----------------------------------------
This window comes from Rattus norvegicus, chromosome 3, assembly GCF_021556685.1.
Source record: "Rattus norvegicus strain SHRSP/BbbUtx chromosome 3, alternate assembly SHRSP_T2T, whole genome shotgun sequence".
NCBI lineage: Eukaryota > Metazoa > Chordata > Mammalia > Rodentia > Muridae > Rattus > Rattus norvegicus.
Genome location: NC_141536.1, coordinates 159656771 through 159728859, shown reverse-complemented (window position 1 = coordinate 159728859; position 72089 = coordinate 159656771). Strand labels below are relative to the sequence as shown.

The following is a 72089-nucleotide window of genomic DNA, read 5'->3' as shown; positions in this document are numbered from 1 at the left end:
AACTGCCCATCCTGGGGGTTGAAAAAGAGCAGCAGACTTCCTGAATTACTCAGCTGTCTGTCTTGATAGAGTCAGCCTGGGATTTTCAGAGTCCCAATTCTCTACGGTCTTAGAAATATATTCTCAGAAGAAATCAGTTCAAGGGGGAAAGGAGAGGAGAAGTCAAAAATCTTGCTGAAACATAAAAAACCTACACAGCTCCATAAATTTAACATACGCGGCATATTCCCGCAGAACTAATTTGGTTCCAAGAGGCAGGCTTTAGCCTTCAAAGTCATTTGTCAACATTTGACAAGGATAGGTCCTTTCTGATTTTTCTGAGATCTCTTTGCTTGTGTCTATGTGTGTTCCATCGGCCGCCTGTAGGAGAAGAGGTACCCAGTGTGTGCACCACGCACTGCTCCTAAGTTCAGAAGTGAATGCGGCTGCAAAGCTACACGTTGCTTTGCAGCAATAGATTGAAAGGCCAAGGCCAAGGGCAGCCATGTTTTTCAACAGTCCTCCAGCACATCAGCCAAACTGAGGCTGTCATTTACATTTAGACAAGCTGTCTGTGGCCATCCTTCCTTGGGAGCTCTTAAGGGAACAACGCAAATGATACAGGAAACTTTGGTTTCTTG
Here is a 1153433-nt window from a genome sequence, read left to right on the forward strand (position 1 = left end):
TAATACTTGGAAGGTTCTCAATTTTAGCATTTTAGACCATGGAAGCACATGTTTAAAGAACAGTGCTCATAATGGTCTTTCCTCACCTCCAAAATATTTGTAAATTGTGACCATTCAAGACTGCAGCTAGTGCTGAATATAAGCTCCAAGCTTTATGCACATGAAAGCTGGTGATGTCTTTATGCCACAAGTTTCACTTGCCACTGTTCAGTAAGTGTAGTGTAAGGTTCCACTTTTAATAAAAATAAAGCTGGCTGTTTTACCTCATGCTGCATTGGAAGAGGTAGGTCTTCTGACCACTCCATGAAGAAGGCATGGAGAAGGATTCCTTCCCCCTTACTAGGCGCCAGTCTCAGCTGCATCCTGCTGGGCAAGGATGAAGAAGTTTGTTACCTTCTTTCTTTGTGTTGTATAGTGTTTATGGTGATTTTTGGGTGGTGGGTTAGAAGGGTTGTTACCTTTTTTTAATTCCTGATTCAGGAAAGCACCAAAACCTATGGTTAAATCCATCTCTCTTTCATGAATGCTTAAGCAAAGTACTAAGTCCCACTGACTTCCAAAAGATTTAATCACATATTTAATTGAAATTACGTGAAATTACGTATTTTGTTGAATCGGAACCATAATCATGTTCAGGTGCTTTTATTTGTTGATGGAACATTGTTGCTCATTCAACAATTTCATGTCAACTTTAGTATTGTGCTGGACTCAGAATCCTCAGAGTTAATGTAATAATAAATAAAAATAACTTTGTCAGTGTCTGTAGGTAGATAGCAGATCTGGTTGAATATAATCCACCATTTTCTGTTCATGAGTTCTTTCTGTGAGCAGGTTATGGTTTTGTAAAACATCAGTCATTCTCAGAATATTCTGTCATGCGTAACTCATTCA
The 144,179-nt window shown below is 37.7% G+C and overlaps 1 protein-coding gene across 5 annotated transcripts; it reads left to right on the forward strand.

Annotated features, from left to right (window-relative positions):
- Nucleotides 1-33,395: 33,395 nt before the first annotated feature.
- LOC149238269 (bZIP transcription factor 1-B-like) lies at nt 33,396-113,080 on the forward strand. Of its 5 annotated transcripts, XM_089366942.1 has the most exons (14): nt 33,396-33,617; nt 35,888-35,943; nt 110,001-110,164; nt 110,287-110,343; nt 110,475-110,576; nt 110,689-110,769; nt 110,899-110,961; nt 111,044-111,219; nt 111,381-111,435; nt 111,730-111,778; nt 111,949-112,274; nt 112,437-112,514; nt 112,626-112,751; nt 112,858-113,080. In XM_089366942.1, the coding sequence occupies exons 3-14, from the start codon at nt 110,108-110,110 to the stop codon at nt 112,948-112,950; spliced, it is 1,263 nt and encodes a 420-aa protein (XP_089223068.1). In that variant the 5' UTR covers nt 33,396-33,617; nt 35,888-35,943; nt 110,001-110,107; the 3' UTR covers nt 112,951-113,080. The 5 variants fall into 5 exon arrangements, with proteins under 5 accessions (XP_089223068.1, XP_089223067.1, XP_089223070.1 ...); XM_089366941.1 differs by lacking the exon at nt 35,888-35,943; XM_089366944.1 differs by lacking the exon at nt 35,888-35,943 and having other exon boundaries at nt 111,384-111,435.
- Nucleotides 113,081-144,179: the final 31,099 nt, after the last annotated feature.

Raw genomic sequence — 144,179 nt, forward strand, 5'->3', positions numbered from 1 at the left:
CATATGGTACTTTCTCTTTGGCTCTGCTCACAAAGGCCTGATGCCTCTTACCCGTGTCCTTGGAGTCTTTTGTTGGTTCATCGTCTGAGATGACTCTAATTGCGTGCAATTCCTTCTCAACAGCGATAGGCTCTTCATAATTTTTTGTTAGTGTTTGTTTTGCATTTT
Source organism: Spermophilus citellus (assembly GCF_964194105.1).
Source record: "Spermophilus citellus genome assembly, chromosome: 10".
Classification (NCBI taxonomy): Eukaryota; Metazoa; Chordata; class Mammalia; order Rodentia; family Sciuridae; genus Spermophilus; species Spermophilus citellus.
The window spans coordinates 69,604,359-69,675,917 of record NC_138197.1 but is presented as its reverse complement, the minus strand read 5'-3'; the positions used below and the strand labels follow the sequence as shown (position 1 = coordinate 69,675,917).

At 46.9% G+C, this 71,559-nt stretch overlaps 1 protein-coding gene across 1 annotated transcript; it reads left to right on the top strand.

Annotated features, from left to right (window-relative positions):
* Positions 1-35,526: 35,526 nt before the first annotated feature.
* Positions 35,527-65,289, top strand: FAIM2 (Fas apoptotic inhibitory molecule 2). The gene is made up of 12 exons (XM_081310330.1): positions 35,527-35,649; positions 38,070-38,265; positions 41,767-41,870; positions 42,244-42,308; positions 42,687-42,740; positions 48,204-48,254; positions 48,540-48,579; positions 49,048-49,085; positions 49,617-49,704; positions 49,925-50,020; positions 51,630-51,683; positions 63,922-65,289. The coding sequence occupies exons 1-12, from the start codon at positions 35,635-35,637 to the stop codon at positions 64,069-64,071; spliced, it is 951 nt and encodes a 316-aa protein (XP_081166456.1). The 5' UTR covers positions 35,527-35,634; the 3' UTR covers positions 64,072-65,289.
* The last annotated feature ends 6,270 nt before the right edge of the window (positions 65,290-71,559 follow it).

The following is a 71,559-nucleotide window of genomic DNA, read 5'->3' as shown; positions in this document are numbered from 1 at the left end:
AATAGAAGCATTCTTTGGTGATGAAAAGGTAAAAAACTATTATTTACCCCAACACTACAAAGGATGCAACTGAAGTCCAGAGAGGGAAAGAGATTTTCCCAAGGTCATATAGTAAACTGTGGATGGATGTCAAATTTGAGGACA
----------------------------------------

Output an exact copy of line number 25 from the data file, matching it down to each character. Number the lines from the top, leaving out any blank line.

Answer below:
The following is a 71,559-nucleotide window of genomic DNA, read 5'->3' as shown; positions in this document are numbered from 1 at the left end: